A boiler's temperature and pressure valve might leak if it's not functioning correctly, and it might show visual signs of damage or corrosion, especially if it's an older valve. However, one of the biggest dangers of safety valves is that dangerous obstructions might not show any signs.
Because small water leaks are common on safety valves, corrosion presents a risk, especially to older units that have not been maintained properly. Small amounts of rust can form and spread over time, potentially threatening the integrity of the valve. Minerals in the water can also cause corrosion, although a greater threat is posed by mineral deposits that can prevent the valve from opening if the system is overheated or holding too much pressure.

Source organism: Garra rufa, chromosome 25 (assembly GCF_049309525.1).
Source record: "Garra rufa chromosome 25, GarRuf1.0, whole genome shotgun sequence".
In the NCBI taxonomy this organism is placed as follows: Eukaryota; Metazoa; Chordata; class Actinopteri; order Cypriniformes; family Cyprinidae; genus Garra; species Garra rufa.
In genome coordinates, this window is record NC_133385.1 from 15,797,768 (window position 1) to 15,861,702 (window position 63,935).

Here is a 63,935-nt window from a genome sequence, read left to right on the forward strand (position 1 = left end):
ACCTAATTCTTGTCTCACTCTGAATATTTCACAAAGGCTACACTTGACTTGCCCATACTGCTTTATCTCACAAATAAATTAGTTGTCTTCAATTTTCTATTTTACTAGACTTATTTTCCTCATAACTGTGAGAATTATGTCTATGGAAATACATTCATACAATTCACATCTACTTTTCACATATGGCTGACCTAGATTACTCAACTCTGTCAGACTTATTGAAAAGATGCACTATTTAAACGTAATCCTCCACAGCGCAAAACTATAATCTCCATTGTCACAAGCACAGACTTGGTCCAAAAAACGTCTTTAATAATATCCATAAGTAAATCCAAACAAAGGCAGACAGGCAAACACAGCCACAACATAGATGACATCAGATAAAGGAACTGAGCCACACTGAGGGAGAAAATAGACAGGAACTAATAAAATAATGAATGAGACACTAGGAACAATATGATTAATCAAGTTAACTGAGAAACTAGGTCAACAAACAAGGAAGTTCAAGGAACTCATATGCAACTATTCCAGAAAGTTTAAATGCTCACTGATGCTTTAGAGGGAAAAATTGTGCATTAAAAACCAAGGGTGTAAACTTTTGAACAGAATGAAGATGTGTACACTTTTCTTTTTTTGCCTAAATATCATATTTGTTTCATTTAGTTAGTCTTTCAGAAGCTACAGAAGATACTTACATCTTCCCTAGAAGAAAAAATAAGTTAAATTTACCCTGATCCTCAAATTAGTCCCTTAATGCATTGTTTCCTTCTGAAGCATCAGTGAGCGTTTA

Safety valves typically have a "test" setting, and many operation manuals recommend testing the valve at least once a year. Testing the valve, however, can present risks, especially if the valve has not been tested in a while. If the valve is corroded, testing it might cause a leak that cannot be repaired easily, which can flood the room with hot water. Testing the valve can also cause water or steam to spray, which presents a scalding risk. While expert inspections can be expensive, experts know how to test the system properly and what to do if the test fails.